If your personal data and credit account details were stolen recently, your choice is basically to get another card or start paying for things with cash. For companies, retaining clients means winning back trust. While banks, store chains, and credit card processors point fingers at each other, shoppers can only mop up the leak and hope there's no long-term harm to credit scores or financing.
Fortunately for retailers, shoppers seem to like bargains more than they care about protecting personal customer data. After all, a data and WiFi breach in 2007 lasted years according to ZDNet. And the companies involved are still serving up deals after paying fines, upgrading systems, and offering customers credit report monitoring.
Getting customer data back once it's stolen is like trying to breathe only certain molecules of oxygen. Companies know they can't undo an attack. The best defense is to make an attack difficult and time consuming, the way a home alarm system tells thieves to look elsewhere.
By the time a breach is discovered, the damage is already done.
In the case of a major breach, reputation loss for a company may be enough to make them shut their doors forever. Even a low-value asset like a password from a closed account that people never use may send the message that a company is lax about protecting other, more critical, customer data.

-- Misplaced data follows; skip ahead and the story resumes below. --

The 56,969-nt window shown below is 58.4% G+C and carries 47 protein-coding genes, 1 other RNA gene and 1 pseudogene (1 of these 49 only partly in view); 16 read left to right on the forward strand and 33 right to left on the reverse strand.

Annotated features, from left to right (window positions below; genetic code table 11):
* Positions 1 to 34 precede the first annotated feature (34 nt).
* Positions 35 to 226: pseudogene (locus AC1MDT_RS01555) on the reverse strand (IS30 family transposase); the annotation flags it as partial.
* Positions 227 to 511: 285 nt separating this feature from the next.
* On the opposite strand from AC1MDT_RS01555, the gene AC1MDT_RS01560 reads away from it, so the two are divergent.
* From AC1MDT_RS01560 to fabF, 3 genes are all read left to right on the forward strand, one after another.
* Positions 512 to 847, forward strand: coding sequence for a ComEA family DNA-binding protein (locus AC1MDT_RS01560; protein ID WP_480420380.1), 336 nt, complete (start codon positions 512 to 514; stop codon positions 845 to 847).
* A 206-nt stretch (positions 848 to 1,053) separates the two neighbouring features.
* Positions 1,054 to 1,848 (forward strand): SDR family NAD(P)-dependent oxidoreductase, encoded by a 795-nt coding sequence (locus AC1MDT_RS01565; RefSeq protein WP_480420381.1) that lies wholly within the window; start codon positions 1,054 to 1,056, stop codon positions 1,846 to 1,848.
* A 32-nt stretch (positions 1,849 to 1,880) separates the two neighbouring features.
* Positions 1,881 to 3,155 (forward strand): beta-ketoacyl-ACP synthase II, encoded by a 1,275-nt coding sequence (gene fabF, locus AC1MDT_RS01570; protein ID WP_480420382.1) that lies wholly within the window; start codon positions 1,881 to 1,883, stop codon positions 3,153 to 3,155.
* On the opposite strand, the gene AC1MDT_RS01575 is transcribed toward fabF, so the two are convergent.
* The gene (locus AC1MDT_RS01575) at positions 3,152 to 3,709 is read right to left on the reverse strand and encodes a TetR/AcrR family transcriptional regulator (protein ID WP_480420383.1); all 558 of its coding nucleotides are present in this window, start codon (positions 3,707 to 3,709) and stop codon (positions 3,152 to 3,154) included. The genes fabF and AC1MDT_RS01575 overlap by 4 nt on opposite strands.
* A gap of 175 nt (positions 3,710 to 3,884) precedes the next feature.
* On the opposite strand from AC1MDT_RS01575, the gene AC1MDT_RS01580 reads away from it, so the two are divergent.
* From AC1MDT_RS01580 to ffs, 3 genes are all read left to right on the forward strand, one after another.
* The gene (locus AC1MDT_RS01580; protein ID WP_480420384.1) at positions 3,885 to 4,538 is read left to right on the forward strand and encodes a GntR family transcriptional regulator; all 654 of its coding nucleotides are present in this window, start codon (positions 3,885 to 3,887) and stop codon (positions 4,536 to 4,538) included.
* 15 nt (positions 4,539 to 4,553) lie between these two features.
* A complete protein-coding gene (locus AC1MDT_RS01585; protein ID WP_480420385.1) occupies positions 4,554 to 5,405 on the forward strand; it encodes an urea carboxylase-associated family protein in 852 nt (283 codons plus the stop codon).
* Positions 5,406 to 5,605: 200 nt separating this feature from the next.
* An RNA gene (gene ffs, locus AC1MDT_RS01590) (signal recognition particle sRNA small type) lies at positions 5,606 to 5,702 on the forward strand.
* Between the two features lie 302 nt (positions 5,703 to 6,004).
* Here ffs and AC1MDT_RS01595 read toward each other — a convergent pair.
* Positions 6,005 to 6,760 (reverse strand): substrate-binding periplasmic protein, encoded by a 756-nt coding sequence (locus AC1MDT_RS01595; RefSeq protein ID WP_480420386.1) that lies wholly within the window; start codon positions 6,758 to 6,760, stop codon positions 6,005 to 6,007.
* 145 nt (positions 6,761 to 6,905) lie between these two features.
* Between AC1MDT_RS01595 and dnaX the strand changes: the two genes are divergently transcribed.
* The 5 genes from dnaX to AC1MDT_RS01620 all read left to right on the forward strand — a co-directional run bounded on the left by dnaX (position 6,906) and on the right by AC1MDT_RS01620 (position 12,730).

Consumer IT has made people more social, mobile, and collaborative, yet many are overlooking the need to secure devices and data, a key reason this topic was on the RSA Conference agenda. Companies AND consumers should be protecting their own identities and data by monitoring accounts and credit reporting to avoid a problem, the same way auto insurance companies reward drivers who use monitoring devices that show the car is being driven safely.
Prof. Alex (Sandy) Pentland of MIT has led global CEOs in a program on Big Data that starts with asking what organization owns the customer data and where it resides. He proposed a New Deal on Data, and related to his work is the US Consumer Data Privacy Bill of Rights, which puts individuals more in charge—though perhaps not in control—of their own data stream. The ultimate goal is to make Big Data safer and more transparent. It is more likely to be accurate if it is managed by the person or company most affected instead of a middleman.
While the European Union has a very high standard for data security, the US has 50 different state laws with varying requirements for recording and reporting breaches. Retailers and card providers have said in the aftermath of the Target hack that they will offer more secure chip cards and take added steps for guarding unintentional sharing of data.
Companies are asking tougher questions of their partners and security providers and are following the data trail. And after repeated breaches and inconveniences, consumers are finally taking a proactive interest in their own protection. Relying on a third-party is no longer enough.